First and second editions[edit]

The Turner Diaries was first serialized in the mid 1970s in the National Alliance's tabloid paper, Attack!. The first printing in paperback was May 1978. Pierce originally set his story in the 1980s. Its reprinting (September 1980) took the form of a slightly altered second edition that moved the setting forward ten years. Although subsequent printings of The Turner Diaries have featured different cover art or back cover copy, they have kept to the second edition's text.

In keeping with the new 1990s time frame, events in the past are generally aged by ten years, though not always. Some examples:

Also to make the book fit its later date, prices are usually doubled, and sums of money are also often doubled, but not consistently.

The second edition retains one major artifact of the original setting: in the first edition, dates fall on the same day of the week as their real-world 1980s dates. The later edition does not change days of the week, putting them out of sync with their 1990s dates. Another minor change is that a short passage, where Turner's lover spots his Order pendant, is moved a few pages earlier to the end of Chapter X. The first edition also featured illustrations by Dennis Nix. Later printings dropped the illustrations, used a smaller typeface, and switched from bold to italics for emphasis.

Impact[edit]

According to the Anti-Defamation League, it is "probably the most widely read book among far-right extremists; many have cited it as the inspiration behind their terrorist organizing and activity."[8] The Simon Wiesenthal Center calls it a "hate book".[9]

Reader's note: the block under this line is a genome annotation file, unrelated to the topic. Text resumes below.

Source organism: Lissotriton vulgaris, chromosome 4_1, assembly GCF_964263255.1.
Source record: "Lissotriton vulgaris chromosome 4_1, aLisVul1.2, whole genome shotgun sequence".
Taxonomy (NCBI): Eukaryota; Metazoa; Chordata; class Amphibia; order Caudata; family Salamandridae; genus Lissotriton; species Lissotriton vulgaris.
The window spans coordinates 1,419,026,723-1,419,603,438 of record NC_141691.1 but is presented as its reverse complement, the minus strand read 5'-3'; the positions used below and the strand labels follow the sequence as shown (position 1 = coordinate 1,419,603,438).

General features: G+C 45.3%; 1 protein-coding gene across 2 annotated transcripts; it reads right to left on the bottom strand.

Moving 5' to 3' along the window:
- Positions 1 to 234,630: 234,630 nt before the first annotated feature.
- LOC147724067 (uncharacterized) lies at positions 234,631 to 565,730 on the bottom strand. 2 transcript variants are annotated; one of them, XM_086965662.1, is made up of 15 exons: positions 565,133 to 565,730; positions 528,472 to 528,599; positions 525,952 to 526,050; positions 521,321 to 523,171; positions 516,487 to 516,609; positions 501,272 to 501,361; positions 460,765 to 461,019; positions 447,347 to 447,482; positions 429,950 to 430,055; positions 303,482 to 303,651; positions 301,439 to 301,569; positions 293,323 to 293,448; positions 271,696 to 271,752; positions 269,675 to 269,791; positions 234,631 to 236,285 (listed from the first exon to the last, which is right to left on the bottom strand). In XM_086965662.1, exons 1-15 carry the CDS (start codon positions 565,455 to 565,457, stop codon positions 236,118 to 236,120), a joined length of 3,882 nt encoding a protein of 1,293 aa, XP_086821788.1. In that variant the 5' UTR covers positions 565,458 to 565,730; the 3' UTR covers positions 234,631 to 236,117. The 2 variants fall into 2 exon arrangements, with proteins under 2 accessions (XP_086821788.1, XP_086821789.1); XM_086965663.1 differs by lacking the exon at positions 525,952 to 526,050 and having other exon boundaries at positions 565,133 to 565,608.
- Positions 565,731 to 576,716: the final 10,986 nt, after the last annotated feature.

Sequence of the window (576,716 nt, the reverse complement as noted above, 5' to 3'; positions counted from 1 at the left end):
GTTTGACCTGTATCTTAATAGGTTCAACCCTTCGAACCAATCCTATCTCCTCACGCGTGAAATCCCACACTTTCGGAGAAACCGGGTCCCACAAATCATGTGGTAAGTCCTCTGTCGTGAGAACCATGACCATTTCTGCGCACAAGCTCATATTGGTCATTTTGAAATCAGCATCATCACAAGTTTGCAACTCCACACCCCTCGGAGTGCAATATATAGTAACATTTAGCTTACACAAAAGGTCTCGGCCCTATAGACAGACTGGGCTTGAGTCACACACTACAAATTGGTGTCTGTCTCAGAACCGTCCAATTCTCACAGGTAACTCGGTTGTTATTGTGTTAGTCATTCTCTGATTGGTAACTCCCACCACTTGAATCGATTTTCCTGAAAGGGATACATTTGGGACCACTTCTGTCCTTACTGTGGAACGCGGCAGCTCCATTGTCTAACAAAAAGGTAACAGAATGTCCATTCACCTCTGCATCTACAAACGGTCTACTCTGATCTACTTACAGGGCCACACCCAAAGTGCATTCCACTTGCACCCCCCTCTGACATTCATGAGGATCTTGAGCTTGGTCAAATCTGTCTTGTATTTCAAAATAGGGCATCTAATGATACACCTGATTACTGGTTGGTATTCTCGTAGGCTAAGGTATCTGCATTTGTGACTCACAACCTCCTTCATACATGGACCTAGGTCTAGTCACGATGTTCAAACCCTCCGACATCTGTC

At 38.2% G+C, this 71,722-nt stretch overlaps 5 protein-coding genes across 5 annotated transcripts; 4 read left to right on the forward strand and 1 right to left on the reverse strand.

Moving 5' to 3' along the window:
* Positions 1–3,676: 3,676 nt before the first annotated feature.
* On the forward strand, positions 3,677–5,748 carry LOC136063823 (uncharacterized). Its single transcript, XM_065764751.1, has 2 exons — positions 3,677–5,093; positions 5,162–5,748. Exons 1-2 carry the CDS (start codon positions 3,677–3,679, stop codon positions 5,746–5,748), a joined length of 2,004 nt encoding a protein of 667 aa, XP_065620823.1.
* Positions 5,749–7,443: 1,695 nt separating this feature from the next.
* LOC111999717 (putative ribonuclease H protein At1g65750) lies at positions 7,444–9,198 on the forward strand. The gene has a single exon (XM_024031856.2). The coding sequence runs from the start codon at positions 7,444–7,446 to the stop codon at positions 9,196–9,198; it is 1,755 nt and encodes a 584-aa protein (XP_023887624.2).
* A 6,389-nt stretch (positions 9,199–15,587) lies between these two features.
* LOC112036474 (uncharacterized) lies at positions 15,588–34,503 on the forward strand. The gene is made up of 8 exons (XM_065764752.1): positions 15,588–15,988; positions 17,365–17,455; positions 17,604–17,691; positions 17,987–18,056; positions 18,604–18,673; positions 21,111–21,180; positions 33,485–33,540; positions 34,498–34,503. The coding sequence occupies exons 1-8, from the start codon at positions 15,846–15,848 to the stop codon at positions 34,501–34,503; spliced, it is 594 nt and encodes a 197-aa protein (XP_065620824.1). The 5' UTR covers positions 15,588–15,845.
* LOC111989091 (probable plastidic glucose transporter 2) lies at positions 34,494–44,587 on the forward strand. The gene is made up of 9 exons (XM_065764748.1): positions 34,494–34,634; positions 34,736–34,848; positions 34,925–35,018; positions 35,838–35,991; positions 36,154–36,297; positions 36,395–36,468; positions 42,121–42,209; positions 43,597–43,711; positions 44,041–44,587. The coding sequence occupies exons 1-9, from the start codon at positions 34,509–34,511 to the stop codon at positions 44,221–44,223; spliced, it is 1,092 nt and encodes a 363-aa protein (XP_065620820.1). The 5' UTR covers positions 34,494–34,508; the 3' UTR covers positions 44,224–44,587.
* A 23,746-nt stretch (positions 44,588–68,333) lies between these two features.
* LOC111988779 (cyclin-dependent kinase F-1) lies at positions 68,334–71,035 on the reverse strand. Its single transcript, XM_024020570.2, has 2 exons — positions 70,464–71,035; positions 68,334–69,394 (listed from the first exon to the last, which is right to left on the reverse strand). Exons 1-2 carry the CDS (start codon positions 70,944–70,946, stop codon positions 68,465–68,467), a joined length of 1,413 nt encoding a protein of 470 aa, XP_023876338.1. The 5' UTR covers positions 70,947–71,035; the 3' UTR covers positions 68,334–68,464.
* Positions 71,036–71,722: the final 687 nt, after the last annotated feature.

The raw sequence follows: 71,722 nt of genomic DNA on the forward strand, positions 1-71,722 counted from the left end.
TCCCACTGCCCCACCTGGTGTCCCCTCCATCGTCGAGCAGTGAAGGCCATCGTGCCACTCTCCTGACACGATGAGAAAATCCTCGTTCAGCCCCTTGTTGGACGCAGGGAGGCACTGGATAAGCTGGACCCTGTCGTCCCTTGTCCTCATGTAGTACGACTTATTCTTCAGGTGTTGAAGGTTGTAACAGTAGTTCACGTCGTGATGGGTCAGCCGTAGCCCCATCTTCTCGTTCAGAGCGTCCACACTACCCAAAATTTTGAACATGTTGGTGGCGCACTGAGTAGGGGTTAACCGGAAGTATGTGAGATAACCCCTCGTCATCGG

The novel was initially only available through mail order and partially serialized in National Alliance publications. As of 2000 it was reported to have sold about 500,000 copies.[1][10] The book is considered to be hate propaganda and thus, prohibited from being imported into Canada.[11][12]

Crimes associated with the book[edit]

See also[edit]


References[edit]

  1. ^ a b Salamon, Julie (2000-10-23). "Television Review; The Web as Home for Racism and Hate". The New York Times (Arthur Ochs Sulzberger, Jr.). Retrieved 2007-09-05. 
  2. ^ a b c d e "Extremism: The Turner Diaries". Anti-Defamation League. 2007. Retrieved 2007-07-18. 
  3. ^ The New York Times April 26, 1995
  4. ^ "Southern Poverty Law Center". Splcenter.org. Retrieved 2009-10-16. 
  5. ^ Harkavy, Ward (2000-11-15). "The Nazi on the Bestseller List". The Village Voice. Retrieved 2007-09-05. 
  6. ^ Shinbaum, Myrna (1996-05-16), Q & A on The Turner Diaries, Anti-Defamation League 
  7. ^ "The Turner Diaries - Race Baiting at its Finest". Paul Robinson. 2009-12-12. Retrieved 2010-05-02. .
  8. ^ "ADL". ADL. Retrieved 2009-10-16. 
  9. ^ "Jewish group complains over sale of hate books online". CNN. Retrieved 2009-10-16. 
  10. ^ Sutherland, John (2000-04-03). "Gospels of hate that slip through the net". Guardian Unlimited (Guardian). Retrieved 2007-09-05. 
  11. ^ EXCLUSIVE: Disturbing firearms seizures in Kelowna
  12. ^ A Step-by-Step Guide to Importing
  13. ^ Bosworth, Jr., Charles (1998-03-15). "Illinois Man Sought Start of Race War, Source Says". St. Louis Post-Dispatch (Louis Post-Dispatch, Inc.). p. A1. 
  14. ^ TIME
  15. ^ Miller, Phil (200-02-23). "Black Man's Killer Said: 'We're Starting the Turner Diaries Early'". The Scotsman (The Scotsman Publications). p. 3. 
  16. ^ BBC Panoroma (2000-06-30). "The Nailbomber". 
  17. ^ Barton, Gina (2007-08-02). "Ex-cop linked to rogue group". Milwaukee Journal Sentinel (Milwaukee Journal Sentinel). Retrieved 2007-08-03. 
  18. ^ Caywood, Thomas (2006-02-08). "Infamous neo-Nazi literature found in killer's room". The Boston Herald (Boston Herald Inc.). p. 5. 

External links[edit]